In the world we live in today, authors have to be more than just writers.
Readers want to have more than just a name on a book spine. They want to know more about the person behind the writing. It’s illustrative of our culture today. As consumer, readers and viewers, we have access to everything, to everyone. Even the most elite film stars can’t hide behind billboards anymore – they are papped in the streets, stories told to tabloids about them, and given their say on Twitter.
But consumer-interest isn’t just reserved for film and TV stars any more. Readers want to know about authors, and the paragraph at the back of the book just doesn’t go dig deep enough! Readers not only want to know about the author behind the books, they want to communicate with them. And increasing numbers of top authors are bowing to the demand, there are a number of prolific authors who are very candid with their readers. For example –
Neil Gaiman is an avid tweeter, and a keeps a regularly updated blog.
Lauren Kate keeps over 13,000 fans updated on her book tours over Twitter, and a regular and very personal blog with personal photos, annecdotes, and interestingly open polls for tour destinations.
Twitter and blogs are also an increasingly popular way for upcoming authors to advertise their work. A number of novice authors, self-published authors, and those who have just signed contracts with publishers use social media to make names for themselves, forge fan-bases, and advertise their new work.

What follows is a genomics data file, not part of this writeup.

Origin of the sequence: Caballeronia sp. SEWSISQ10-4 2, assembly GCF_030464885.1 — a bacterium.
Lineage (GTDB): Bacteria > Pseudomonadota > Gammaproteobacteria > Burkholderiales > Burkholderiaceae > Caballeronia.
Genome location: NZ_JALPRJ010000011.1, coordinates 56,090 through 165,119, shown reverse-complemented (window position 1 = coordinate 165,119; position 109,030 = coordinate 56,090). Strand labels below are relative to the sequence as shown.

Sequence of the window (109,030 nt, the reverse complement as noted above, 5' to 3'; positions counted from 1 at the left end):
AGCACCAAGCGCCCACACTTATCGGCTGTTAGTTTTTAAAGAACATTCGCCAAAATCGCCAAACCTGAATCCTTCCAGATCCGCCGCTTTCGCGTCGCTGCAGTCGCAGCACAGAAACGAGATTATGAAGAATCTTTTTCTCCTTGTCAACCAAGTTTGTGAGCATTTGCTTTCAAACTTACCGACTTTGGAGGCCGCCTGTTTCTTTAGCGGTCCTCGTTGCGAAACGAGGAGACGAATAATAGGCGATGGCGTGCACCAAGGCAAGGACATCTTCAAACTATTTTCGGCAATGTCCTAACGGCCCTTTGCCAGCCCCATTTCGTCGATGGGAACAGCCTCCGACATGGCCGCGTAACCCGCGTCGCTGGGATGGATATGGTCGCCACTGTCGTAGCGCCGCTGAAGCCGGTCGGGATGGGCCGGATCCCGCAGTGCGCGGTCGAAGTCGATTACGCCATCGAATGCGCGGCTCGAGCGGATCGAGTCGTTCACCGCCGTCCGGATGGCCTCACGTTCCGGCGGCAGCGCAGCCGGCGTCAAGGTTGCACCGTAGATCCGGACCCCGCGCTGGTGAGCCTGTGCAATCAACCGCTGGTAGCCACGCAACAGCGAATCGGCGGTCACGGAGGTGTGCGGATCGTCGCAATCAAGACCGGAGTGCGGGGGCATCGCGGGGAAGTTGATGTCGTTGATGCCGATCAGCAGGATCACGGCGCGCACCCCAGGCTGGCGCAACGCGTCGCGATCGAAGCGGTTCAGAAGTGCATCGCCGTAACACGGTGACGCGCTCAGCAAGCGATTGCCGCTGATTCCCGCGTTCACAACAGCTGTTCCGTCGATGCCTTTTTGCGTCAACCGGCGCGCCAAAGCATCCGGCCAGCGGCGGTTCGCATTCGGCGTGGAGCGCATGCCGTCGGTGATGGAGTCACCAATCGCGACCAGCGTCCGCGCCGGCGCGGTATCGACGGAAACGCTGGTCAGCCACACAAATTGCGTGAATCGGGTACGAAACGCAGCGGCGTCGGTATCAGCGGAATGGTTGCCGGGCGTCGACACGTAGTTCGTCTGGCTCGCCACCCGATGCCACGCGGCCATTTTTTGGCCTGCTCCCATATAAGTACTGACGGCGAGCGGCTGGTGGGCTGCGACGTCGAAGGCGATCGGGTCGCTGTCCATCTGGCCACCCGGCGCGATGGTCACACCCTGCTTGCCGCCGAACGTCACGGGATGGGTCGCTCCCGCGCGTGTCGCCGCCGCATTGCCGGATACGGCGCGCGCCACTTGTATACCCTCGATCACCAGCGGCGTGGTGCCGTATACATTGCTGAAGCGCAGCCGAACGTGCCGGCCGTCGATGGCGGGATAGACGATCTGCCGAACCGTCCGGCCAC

Finally there’s the third tier of authors – the almost-there crew, much like myself – who are represented, but don’t have book deals yet. Here I think social media becomes a bit of an experiment. You don’t have anything concrete to advertise, but social media instead provides a forum for discussion, self-growth, and the opportunity to trial your work on complete strangers.
Interestingly, the only authors who seem to be shying away from providing the ‘full author package’ are those at the very very top. Those, whose name alone sells.
John Grisham steers clear of both Twitter and blogging, and Stephen King last posted on his blog in 2009.
Whilst ‘Queen Rowling’ as she’s been called this week DOES have an official Twitter account, 4 of the only 6 messages she’s ever tweeted are variations of the same statement – ‘This is the real me, but you won’t be hearing from me often I’m afraid, as pen and paper are my priority at the moment.’
Also Twilight’s Stephenie Meyer has over 50,000 followers on Twitter, but has only ever tweeted twice!